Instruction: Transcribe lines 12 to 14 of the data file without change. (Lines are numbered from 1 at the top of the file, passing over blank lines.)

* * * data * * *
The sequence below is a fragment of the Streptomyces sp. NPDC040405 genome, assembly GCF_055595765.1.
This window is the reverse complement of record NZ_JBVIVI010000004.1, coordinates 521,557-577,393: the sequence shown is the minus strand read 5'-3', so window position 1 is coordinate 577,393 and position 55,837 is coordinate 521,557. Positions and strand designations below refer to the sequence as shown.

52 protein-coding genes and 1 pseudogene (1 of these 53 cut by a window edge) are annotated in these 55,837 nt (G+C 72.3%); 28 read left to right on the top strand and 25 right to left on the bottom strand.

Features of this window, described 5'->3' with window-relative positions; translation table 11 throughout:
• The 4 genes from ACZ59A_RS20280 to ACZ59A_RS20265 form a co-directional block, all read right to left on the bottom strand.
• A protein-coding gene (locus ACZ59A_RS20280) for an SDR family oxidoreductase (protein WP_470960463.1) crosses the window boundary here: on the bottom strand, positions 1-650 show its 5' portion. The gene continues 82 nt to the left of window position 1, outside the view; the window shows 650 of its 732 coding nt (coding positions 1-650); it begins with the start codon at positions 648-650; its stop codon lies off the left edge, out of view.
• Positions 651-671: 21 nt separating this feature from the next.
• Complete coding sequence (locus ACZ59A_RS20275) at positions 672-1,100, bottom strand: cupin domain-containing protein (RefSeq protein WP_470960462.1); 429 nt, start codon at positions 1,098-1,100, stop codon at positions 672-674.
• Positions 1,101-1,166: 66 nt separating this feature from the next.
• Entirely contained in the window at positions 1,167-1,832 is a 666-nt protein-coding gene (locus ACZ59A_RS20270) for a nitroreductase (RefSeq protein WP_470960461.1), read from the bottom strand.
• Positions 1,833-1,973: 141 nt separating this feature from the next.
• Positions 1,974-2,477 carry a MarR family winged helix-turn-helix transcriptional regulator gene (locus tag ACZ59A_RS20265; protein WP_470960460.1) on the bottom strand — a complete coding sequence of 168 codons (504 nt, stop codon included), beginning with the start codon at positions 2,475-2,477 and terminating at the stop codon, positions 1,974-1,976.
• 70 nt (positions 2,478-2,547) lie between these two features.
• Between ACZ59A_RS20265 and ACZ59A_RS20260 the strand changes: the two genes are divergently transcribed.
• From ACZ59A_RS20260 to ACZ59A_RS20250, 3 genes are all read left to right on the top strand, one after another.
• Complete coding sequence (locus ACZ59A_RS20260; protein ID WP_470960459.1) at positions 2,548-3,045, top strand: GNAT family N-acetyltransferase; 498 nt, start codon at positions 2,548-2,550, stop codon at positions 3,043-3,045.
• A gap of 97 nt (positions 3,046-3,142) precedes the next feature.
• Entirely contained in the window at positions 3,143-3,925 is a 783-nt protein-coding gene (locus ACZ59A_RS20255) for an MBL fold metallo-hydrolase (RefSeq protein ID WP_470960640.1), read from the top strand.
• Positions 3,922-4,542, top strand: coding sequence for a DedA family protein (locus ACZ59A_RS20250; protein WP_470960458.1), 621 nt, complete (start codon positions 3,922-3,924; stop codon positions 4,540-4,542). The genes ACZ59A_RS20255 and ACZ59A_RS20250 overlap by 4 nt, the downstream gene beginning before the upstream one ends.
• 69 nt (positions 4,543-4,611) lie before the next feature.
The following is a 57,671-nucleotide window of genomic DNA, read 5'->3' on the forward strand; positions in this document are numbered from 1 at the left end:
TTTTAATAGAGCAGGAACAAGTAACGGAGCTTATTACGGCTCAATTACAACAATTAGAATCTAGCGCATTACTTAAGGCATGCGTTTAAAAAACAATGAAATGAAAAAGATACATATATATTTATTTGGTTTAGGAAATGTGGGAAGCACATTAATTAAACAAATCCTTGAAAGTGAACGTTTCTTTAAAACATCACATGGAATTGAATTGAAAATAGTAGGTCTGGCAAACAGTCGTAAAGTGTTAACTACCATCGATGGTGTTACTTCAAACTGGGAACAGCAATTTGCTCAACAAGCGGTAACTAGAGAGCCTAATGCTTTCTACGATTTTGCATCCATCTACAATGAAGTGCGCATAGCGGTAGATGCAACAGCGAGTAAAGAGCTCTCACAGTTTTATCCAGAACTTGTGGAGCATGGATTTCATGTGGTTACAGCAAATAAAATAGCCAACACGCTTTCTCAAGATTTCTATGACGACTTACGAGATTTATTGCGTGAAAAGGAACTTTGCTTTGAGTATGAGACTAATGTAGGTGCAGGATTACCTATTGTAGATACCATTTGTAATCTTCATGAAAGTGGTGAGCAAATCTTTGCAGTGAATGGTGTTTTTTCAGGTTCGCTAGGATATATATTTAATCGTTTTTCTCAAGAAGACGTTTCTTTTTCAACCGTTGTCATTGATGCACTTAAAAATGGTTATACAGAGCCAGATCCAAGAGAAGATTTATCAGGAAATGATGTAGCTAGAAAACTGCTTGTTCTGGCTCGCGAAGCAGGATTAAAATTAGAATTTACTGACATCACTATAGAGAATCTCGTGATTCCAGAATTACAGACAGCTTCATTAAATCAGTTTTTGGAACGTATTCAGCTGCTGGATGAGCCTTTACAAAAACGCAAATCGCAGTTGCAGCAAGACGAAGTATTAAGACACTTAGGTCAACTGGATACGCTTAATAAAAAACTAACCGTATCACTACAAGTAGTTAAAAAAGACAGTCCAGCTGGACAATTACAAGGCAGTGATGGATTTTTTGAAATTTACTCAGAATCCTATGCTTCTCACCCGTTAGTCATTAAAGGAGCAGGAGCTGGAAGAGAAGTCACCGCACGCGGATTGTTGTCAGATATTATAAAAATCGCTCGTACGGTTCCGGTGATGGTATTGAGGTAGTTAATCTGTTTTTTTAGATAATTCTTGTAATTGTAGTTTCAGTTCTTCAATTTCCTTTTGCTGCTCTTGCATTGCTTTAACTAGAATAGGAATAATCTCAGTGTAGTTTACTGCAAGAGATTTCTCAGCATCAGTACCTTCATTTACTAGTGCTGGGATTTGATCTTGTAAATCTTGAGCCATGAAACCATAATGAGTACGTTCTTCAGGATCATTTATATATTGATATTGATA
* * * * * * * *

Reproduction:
• Positions 1,974-2,477 carry a MarR family winged helix-turn-helix transcriptional regulator gene (locus tag ACZ59A_RS20265; protein WP_470960460.1) on the bottom strand — a complete coding sequence of 168 codons (504 nt, stop codon included), beginning with the start codon at positions 2,475-2,477 and terminating at the stop codon, positions 1,974-1,976.
• 70 nt (positions 2,478-2,547) lie between these two features.
• Between ACZ59A_RS20265 and ACZ59A_RS20260 the strand changes: the two genes are divergently transcribed.